Blockades of Pemex installations in Mexico's southeastern Tabasco state are hurting the country's oil and gas output, according to the CEO of the state-owned industry giant. Emilio Lozoya Austin told Notimex news agency that crude output has been reduced by 30,000 barrels/day as a result of the blockades, launched to protest environmental damage caused by an October explosion at the company's Terra 123 well in Nacajuca. Pemex is losing $3 million/day in revenues, he said. In addition to blocking access to hundreds of oil and gas wells in the rural municipalities of Cárdenas, Huimanguillo, Centla and Cunduacán, protesters have built barricades around the Pemex Pyramid, the company's futuristic local headquarters in Villahermosa. Pemex activities across oil-rich Tabasco have been paralyzed since July 8.
Mexico's El Universal reports June 18 that a protected witness testified to the Prosecutor General of the Republic (PGR) that members of the US Border Patrol collaborated with the Sinaloa Cartel in arms trafficking to the powerful criminal organization. The sworn testimony is being used as evidence in the case against the cartel's recently apprehended kingpin, Joaquin Guzmán Loera AKA "El Chapo"—who is accused, along with numerous other charges, of supervising the Gente Nueva gang, the cartel's armed wing.
Even as Mexican president Enrique Peña Nieto continues to push for economic "reforms," government agencies report that the economy still has one of the worst records in the hemisphere. Gross domestic product (GDP) grew just 1.1% in 2013, the poorest result in four years, and the government has reduced its forecast for growth in 2014 to 2.7%. The Banco de México, the country's central bank, cut its key interest rate this June to stimulate economic activity, warning that the growth outlook was "weaker than expectations even a couple of weeks ago." Only one-half of the population works in the formal economy, and even these workers are probably earning less than their parents did. Mexico's legal minimum wage has fallen at least 66% in purchasing power over the last three decades, according to Alicia Bárcena, the executive secretary of the United Nations Economic Commission for Latin America and the Caribbean (ECLAC, CEPAL in Spanish).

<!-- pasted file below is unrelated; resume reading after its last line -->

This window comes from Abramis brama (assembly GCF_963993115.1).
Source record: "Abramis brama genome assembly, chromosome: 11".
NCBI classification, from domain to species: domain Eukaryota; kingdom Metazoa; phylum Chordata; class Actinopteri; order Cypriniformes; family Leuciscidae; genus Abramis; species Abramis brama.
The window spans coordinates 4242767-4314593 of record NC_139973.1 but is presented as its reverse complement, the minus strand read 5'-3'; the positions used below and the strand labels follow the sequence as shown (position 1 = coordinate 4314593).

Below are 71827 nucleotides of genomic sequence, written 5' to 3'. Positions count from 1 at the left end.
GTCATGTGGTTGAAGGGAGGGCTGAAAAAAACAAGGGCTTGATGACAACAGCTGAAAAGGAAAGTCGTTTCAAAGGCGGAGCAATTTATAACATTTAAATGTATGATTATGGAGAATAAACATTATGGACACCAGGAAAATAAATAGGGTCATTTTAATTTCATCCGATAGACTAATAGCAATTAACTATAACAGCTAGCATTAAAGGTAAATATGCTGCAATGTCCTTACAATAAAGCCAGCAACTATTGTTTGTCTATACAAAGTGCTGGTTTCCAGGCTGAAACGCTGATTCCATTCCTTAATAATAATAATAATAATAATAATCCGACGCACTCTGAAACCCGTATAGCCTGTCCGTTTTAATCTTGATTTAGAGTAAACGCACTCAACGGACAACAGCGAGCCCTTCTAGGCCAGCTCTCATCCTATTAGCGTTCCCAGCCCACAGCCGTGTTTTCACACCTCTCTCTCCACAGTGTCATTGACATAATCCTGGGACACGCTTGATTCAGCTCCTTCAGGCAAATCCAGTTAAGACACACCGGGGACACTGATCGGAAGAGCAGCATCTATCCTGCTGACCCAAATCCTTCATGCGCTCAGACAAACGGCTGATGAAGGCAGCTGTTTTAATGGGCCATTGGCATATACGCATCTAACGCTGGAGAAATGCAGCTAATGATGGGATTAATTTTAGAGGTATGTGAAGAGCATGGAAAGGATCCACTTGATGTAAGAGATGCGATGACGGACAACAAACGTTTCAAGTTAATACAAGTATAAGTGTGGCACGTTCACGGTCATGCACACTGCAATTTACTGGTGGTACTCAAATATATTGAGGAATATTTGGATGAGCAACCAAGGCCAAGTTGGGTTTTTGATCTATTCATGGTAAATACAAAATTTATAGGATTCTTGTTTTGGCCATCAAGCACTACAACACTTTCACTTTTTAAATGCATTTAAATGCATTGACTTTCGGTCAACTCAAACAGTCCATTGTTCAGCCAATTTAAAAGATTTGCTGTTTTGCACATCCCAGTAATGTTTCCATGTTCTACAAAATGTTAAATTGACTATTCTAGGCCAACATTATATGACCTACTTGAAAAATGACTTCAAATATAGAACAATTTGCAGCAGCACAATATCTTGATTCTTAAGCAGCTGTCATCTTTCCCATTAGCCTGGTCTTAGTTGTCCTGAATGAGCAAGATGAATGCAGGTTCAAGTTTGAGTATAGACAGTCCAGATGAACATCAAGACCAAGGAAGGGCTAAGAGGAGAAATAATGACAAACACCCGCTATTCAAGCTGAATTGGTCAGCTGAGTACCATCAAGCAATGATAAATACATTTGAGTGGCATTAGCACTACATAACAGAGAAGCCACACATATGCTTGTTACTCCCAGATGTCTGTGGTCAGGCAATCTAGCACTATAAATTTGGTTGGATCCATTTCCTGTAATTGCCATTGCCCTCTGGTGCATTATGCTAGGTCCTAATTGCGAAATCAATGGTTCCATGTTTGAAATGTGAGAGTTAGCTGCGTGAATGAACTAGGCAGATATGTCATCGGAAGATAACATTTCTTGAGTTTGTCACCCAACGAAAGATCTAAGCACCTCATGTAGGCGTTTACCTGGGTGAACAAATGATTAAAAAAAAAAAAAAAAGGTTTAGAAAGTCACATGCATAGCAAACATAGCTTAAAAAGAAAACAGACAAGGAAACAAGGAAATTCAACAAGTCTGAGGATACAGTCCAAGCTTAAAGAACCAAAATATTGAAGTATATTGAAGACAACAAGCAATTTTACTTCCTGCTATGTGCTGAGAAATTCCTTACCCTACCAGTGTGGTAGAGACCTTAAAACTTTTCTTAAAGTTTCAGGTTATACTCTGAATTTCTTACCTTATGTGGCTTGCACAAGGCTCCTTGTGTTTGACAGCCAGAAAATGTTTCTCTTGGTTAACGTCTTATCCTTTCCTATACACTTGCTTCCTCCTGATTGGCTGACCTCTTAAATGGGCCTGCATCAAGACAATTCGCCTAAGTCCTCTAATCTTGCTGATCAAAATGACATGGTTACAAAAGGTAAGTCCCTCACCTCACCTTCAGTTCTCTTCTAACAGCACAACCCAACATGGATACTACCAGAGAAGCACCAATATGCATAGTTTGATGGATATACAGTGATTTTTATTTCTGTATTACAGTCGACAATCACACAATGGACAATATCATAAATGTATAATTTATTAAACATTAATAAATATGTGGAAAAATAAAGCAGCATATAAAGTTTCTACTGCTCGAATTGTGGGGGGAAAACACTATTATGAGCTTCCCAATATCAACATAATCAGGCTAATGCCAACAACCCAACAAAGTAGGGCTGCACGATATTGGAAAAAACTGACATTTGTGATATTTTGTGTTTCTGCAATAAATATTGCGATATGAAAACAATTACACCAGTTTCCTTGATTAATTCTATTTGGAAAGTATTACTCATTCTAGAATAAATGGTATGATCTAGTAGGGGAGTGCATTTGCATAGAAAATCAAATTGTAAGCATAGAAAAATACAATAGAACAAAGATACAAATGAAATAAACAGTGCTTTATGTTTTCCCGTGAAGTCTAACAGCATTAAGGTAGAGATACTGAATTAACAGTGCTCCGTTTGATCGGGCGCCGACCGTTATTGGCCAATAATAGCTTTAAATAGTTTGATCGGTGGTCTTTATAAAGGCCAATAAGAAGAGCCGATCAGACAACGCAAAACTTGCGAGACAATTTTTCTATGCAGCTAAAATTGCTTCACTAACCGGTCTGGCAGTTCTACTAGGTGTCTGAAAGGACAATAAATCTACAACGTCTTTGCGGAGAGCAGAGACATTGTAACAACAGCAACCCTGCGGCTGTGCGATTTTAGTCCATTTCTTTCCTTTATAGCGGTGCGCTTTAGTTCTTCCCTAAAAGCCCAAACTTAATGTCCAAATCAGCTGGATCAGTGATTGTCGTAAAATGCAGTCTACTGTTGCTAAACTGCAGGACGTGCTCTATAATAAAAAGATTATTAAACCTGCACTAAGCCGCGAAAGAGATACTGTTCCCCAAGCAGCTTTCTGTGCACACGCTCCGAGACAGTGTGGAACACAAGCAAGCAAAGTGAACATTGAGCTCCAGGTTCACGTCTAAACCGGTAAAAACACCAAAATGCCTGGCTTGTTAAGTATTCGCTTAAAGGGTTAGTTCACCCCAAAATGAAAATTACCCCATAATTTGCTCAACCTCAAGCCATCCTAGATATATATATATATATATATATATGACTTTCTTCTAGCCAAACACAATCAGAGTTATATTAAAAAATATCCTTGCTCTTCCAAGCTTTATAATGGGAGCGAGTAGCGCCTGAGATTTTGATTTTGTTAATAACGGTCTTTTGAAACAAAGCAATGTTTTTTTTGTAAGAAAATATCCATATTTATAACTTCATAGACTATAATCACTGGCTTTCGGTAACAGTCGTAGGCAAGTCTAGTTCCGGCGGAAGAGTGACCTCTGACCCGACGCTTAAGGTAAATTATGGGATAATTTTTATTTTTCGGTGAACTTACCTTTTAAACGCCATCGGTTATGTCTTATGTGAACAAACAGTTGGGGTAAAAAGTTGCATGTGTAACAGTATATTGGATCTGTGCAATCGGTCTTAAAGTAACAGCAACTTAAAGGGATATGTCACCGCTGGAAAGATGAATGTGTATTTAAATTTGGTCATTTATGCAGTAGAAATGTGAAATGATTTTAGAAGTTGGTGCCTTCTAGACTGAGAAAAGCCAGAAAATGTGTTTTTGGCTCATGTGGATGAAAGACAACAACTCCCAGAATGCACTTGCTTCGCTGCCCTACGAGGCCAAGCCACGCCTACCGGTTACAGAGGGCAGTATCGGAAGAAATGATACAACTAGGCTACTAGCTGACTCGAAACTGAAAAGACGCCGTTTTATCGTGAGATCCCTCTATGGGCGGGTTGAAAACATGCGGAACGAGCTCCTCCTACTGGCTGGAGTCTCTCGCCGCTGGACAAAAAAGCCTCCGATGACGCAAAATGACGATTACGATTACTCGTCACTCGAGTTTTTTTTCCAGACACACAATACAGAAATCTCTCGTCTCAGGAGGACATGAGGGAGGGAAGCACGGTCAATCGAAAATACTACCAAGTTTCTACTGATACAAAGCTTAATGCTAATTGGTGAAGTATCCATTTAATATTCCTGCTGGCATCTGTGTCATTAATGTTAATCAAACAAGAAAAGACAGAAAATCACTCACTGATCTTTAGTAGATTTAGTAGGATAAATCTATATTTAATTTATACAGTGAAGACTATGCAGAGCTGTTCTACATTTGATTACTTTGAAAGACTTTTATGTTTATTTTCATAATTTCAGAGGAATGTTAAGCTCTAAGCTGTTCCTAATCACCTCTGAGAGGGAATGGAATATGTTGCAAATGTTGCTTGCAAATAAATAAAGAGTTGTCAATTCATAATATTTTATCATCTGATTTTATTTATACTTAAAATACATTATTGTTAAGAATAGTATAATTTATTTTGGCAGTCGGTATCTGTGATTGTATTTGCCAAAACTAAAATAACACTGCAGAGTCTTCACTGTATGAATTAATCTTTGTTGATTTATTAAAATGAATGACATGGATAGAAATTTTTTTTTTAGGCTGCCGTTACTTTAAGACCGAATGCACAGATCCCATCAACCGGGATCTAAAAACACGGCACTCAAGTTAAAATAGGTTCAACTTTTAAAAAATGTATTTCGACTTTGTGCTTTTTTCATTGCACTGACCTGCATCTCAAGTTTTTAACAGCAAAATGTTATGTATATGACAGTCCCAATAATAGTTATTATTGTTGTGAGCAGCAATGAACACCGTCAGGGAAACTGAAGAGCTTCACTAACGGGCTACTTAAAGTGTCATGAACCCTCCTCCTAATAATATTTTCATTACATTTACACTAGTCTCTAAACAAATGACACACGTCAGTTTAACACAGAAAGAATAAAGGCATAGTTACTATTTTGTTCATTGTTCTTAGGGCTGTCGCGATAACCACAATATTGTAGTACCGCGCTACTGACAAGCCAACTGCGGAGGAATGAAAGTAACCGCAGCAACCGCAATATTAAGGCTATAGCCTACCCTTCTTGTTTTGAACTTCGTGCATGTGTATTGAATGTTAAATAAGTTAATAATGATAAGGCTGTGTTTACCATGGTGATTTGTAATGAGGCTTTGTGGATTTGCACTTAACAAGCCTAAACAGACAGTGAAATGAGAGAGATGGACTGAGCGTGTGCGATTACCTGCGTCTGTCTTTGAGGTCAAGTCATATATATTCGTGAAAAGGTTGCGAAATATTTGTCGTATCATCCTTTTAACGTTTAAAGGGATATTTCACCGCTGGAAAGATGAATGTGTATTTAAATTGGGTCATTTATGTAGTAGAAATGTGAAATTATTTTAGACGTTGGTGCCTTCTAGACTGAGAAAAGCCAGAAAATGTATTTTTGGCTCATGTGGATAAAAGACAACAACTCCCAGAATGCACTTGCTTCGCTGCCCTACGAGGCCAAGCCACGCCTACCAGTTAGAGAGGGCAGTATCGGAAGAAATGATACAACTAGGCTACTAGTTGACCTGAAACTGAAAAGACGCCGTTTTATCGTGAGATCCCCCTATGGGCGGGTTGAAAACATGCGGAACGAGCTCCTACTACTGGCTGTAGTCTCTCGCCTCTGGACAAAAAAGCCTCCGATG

A group of Mexican legislative deputies announced on June 2 that they would call on the federal Governance Secretariat to guarantee the security of family members of Nestora Salgado, an imprisoned community activist from the largely indigenous town of Olinalá in the southwestern state of Guerrero. The announcement came one day after an attack on a bus that Salgado's daughter Saira Salgado was riding from Olinalá to Mexico City for a scheduled meeting with legislators. Armed men stopped the bus shortly after it left Olinalá and without explanation executed a woman passenger. Saira Salgado said the victim was dressed the way she herself is usually dressed. After the murder, the men left without harming or robbing the other passengers. Deputy Roberto López, of the center-left Party of the Democratic Revolution (PRD), charged that the attack was not an isolated incident.